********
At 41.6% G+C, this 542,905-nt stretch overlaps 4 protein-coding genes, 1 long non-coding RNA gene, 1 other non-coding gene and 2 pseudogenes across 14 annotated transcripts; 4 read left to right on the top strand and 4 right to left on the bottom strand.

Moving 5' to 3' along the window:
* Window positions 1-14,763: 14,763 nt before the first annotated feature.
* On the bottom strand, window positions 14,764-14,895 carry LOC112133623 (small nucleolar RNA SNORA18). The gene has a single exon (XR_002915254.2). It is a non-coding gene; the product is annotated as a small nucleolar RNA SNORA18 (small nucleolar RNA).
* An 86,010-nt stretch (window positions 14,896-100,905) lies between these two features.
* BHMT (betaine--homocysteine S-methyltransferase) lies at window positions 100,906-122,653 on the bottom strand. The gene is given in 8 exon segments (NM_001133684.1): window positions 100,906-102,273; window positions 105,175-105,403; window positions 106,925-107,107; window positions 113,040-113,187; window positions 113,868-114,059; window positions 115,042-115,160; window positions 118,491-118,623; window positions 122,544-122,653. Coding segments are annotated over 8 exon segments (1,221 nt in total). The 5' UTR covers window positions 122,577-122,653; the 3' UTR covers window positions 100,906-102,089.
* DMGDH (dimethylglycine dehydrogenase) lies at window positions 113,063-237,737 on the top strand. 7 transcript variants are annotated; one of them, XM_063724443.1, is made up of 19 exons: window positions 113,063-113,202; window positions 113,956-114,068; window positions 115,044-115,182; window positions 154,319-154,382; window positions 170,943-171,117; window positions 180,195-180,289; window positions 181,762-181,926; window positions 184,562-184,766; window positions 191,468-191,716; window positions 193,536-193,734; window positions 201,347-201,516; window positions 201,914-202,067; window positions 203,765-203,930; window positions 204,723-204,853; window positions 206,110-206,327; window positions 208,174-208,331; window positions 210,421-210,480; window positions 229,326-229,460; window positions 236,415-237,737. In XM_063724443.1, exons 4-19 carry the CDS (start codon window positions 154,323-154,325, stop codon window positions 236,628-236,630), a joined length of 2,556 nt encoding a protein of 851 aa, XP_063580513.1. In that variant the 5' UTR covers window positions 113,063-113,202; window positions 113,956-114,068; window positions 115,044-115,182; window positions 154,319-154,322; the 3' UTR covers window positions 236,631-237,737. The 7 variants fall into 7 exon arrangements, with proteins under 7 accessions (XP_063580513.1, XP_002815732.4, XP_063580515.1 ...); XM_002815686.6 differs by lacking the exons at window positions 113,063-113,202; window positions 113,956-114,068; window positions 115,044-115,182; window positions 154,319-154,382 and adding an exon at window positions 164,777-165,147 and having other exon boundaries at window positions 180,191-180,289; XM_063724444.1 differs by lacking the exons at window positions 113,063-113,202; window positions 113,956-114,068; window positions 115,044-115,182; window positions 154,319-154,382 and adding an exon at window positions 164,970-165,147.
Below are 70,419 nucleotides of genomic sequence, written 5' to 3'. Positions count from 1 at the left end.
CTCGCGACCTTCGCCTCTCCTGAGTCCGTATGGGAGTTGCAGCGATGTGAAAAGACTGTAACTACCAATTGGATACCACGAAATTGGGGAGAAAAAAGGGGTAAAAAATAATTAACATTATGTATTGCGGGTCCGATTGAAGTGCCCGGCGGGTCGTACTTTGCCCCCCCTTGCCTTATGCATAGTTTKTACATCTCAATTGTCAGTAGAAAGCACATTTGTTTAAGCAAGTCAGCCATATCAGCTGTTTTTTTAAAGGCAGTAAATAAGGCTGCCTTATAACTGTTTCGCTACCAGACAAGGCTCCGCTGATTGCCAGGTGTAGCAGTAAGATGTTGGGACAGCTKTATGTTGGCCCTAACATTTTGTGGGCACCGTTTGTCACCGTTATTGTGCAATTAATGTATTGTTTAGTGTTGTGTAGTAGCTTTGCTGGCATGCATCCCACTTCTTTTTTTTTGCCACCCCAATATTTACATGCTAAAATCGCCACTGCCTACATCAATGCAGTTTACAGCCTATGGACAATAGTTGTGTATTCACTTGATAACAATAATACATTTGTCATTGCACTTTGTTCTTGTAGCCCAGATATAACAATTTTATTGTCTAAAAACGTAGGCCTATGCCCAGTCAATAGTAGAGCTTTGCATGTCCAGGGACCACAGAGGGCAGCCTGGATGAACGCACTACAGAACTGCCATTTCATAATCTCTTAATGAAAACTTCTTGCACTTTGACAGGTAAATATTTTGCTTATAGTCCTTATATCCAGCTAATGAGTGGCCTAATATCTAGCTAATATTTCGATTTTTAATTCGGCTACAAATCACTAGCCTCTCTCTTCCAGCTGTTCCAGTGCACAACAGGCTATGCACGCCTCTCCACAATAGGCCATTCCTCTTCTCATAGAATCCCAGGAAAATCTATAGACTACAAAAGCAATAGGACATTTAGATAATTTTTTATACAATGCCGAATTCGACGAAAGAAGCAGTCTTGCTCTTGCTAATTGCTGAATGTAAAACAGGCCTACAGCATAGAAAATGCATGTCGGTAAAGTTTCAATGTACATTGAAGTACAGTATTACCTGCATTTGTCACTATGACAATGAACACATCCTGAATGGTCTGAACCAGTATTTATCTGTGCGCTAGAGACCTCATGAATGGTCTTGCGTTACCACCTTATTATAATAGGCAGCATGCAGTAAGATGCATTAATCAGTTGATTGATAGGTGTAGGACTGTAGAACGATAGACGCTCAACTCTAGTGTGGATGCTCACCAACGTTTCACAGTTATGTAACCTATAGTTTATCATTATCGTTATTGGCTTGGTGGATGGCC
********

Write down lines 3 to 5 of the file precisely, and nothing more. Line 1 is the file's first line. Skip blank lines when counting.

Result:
* Window positions 1-14,763: 14,763 nt before the first annotated feature.
* On the bottom strand, window positions 14,764-14,895 carry LOC112133623 (small nucleolar RNA SNORA18). The gene has a single exon (XR_002915254.2). It is a non-coding gene; the product is annotated as a small nucleolar RNA SNORA18 (small nucleolar RNA).
* An 86,010-nt stretch (window positions 14,896-100,905) lies between these two features.